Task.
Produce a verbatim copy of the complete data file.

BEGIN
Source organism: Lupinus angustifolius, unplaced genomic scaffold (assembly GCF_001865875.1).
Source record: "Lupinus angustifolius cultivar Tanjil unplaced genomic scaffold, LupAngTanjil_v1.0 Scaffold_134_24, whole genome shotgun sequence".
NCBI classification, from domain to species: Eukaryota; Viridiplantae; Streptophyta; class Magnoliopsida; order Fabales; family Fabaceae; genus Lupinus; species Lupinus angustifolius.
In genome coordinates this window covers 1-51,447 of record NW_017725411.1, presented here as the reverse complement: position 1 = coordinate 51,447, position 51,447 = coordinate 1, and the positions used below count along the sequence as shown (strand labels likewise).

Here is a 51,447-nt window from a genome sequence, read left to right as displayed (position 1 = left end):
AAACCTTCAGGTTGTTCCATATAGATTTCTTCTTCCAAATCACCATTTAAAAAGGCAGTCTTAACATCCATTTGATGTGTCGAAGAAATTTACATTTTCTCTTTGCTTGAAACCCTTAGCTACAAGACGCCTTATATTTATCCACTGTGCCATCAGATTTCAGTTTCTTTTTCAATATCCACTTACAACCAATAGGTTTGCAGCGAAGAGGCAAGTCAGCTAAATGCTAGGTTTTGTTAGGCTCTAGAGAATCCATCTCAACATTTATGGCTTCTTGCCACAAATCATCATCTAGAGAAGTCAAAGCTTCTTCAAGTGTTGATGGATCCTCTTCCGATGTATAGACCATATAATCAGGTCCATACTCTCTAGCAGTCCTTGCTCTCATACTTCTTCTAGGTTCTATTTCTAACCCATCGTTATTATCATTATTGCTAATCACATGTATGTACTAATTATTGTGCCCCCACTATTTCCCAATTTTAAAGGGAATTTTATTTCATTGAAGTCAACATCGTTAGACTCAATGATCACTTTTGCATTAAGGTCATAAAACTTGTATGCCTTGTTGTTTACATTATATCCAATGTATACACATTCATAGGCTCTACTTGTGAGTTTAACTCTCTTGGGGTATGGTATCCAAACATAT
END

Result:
Source organism: Lupinus angustifolius, unplaced genomic scaffold (assembly GCF_001865875.1).
Source record: "Lupinus angustifolius cultivar Tanjil unplaced genomic scaffold, LupAngTanjil_v1.0 Scaffold_134_24, whole genome shotgun sequence".
NCBI classification, from domain to species: Eukaryota; Viridiplantae; Streptophyta; class Magnoliopsida; order Fabales; family Fabaceae; genus Lupinus; species Lupinus angustifolius.
In genome coordinates this window covers 1-51,447 of record NW_017725411.1, presented here as the reverse complement: position 1 = coordinate 51,447, position 51,447 = coordinate 1, and the positions used below count along the sequence as shown (strand labels likewise).

Here is a 51,447-nt window from a genome sequence, read left to right as displayed (position 1 = left end):
AAACCTTCAGGTTGTTCCATATAGATTTCTTCTTCCAAATCACCATTTAAAAAGGCAGTCTTAACATCCATTTGATGTGTCGAAGAAATTTACATTTTCTCTTTGCTTGAAACCCTTAGCTACAAGACGCCTTATATTTATCCACTGTGCCATCAGATTTCAGTTTCTTTTTCAATATCCACTTACAACCAATAGGTTTGCAGCGAAGAGGCAAGTCAGCTAAATGCTAGGTTTTGTTAGGCTCTAGAGAATCCATCTCAACATTTATGGCTTCTTGCCACAAATCATCATCTAGAGAAGTCAAAGCTTCTTCAAGTGTTGATGGATCCTCTTCCGATGTATAGACCATATAATCAGGTCCATACTCTCTAGCAGTCCTTGCTCTCATACTTCTTCTAGGTTCTATTTCTAACCCATCGTTATTATCATTATTGCTAATCACATGTATGTACTAATTATTGTGCCCCCACTATTTCCCAATTTTAAAGGGAATTTTATTTCATTGAAGTCAACATCGTTAGACTCAATGATCACTTTTGCATTAAGGTCATAAAACTTGTATGCCTTGTTGTTTACATTATATCCAATGTATACACATTCATAGGCTCTACTTGTGAGTTTAACTCTCTTGGGGTATGGTATCCAAACATAT